Every day 38 students, in two groups of 19, come into my classroom. (My very small classroom.) They come in excited and chatty. They come in with a lot of questions and stories and kisses and comments. They come in and they sit down and we get started. Every once in a while, while the kids are working independently, I’ll look around at my classroom.
In my classroom there are students who love school. They raise their hands often and they answer and ask questions. They tell stories related (and unrelated) to what we are learning. They love worksheets. They finish quickly. They enjoy their days in my classroom. In my classroom there are also students who aren’t so crazy about school. They like their friends. They like running around outside. They like drawing. But sitting still and raising their hands and listening to a teacher teach in their second language isn’t their thing. And you know what? That’s totally okay, too. Because life is full of things that aren’t our thing that we have to do anyway and the lesson of responsibility is one of the most important I can teach in my classroom (third to love and respect).
In my classroom there are students of all shades and colors. There are really tall students and teeny tiny students. There are boys and girls, siblings and cousins. In my classroom there is a student who just had to spend his first Christmas without his mom. He and another of my students, who proudly says he has two moms and a mountain of brothers, live in a place called Josiah’s House, where they relearn the hard and beautiful lesson of what it means to be a part of a family.
In my classroom there is a student who lives in a teeny tiny house with her mom, her sister, and their new puppy. A couple of years ago she watched her mom get baptized. For the past couple of years she has watched her mom learn to read, and she has learned right along with her. Her mom works for a place called Mercy Jewelry, where women learn of their great worth and the great love the God Who Sees has for them. (They also make gorgeous jewelry.)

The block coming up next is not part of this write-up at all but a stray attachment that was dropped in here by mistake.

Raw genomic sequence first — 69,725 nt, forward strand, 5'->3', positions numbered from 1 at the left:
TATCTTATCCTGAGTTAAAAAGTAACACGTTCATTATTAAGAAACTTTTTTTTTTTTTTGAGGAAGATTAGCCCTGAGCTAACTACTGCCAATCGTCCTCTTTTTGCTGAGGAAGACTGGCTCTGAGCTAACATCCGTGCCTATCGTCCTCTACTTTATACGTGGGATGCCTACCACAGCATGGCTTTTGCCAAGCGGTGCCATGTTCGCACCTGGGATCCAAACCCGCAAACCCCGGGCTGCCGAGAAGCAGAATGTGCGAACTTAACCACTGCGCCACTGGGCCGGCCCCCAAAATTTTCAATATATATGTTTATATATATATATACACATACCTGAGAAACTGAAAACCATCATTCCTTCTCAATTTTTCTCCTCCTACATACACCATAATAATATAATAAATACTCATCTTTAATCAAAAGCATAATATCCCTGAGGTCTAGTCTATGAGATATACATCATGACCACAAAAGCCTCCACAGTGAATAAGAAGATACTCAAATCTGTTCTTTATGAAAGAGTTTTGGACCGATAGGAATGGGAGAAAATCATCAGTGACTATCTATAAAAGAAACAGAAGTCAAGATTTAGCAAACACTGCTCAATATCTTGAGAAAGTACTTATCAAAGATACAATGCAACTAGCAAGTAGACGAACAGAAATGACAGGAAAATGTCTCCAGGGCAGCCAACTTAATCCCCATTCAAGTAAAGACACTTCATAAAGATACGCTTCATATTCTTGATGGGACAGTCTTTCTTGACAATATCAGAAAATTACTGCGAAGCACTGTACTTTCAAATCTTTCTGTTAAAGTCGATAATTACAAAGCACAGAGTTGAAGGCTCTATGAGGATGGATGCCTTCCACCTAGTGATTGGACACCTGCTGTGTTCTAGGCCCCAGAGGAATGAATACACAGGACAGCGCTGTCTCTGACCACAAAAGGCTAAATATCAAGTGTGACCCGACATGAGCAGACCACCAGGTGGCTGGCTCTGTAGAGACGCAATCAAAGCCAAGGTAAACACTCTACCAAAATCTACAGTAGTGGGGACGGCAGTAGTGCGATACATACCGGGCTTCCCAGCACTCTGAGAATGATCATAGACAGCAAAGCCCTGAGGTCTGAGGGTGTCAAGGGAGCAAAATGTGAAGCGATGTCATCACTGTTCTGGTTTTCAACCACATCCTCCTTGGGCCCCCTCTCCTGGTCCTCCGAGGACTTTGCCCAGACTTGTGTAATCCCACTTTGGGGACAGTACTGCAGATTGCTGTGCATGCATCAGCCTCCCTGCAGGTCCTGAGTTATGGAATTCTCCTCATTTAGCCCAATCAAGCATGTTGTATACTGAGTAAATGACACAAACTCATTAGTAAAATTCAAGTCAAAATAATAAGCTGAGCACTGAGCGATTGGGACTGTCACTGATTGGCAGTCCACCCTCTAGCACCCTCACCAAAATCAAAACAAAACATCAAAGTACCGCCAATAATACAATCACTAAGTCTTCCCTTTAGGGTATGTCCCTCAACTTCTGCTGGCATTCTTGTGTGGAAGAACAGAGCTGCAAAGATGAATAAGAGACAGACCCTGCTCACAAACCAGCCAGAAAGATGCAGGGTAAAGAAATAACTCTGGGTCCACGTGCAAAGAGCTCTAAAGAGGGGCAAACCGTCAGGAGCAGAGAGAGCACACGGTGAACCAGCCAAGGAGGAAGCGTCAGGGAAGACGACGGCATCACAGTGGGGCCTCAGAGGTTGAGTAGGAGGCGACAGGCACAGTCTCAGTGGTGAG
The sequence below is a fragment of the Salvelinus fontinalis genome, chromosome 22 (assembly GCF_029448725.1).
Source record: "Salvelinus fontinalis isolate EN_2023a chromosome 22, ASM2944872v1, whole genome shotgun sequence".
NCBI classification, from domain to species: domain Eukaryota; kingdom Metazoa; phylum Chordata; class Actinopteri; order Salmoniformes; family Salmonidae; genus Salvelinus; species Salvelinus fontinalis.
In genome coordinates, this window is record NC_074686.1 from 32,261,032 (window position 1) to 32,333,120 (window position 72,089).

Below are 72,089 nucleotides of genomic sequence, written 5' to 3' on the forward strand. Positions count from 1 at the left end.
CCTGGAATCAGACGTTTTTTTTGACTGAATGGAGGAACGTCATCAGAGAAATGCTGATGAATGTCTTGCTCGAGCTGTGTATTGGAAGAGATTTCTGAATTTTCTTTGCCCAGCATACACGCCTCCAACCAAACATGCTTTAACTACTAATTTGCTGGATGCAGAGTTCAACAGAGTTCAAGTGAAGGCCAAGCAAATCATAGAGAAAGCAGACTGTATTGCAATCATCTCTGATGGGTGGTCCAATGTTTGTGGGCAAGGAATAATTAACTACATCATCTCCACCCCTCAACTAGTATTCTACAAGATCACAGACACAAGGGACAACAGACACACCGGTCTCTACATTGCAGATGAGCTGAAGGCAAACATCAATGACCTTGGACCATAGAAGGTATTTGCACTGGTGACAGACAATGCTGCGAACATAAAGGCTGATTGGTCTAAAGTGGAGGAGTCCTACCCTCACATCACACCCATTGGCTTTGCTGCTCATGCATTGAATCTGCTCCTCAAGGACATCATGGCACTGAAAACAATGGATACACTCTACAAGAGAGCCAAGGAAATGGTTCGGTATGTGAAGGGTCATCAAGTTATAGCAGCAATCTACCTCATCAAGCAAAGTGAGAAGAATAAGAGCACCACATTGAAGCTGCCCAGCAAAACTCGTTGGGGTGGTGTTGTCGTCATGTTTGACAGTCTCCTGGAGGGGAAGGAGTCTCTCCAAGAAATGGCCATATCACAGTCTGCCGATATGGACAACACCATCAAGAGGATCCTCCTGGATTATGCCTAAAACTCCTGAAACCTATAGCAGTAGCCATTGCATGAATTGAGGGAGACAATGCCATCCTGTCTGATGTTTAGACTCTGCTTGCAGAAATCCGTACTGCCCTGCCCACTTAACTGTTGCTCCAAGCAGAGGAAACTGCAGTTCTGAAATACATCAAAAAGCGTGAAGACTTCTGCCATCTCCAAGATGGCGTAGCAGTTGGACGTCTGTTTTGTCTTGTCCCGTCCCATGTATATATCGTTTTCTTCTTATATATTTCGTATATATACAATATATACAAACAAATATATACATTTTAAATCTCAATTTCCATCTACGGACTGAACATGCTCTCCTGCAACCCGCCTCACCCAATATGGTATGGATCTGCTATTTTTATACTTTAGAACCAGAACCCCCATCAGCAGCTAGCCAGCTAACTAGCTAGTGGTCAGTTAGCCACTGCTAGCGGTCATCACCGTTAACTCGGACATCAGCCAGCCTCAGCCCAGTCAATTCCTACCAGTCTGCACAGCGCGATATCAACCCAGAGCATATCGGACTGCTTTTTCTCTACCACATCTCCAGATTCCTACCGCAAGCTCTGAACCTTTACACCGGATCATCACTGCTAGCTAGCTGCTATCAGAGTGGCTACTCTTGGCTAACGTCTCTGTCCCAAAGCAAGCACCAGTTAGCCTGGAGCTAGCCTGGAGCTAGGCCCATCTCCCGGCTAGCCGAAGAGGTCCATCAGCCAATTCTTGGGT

In my classroom there is a student with twisty braids in her hair. Over Christmas break I rode to a nearby city to watch her sing in her little church’s Christmas program and it was so precious. She has one of the best laughs I’ve ever heard. She lives in a place called Lifehouse, which is a really just the home of a family who saw a need and met it. She lives with other girls who needed a safe place to live and a safe family to be loved by. She has a mountain of sisters.
In my classroom there is a student who loves to figure things out. He asks a lot of curious questions. He is a lot like his dad in that way. His parents moved to this country just after they got married not too many years ago with the sole goal of loving on some Dominicans. They work long hard hours – he doing physical labor on the ministry’s property and she doing the hard work of mothering and tutoring and substitute teaching, both doing the essential work of discipling and relationship building. Their home is a great, comfortable, welcoming place to be.
In my classroom there is a student who, as a first grader, is living in his third country. He and his family went to language school in Costa Rica so that they could hit the ground running here in the DR. Every week they hang out with people in a nearby sugarcane village, or batey.
In my classroom there are two sister students. One is a helper and one is a talker. They both light up the classroom with their personalities – both behind the scenes and in the spotlight. They might have as many teenage friends as they do first grade friends because their parents have taken on the crazy work of loving teenagers by opening their home and hosting brownie nights. Theirs is a generous and fun family. They are living and learning every day in their second language.
In my classroom there is a student who has a story for everything. She will raise her hand and when I call on her she inevitably starts with, “One time…” When she started at the school a couple of years ago she and I were the only Americans in the Preschool program – a program almost 100 people strong. She must get her chattiness from her dad, who is a pastor, although I suspect those relationship skills come from her mom as well, who loves on women with Lily House.
Every day I look around my classroom and I see representations of all the ways God is working in this city and in this country. I see representations of the diversity of the body of Christ. Dark skin, light skin, big bellies, flat bellies, artists, athletes, servants, mathematicians, comedians, writers, readers, builders, dreamers…
In my classroom are these little people with all of their personalities and I wouldn’t have it any other way.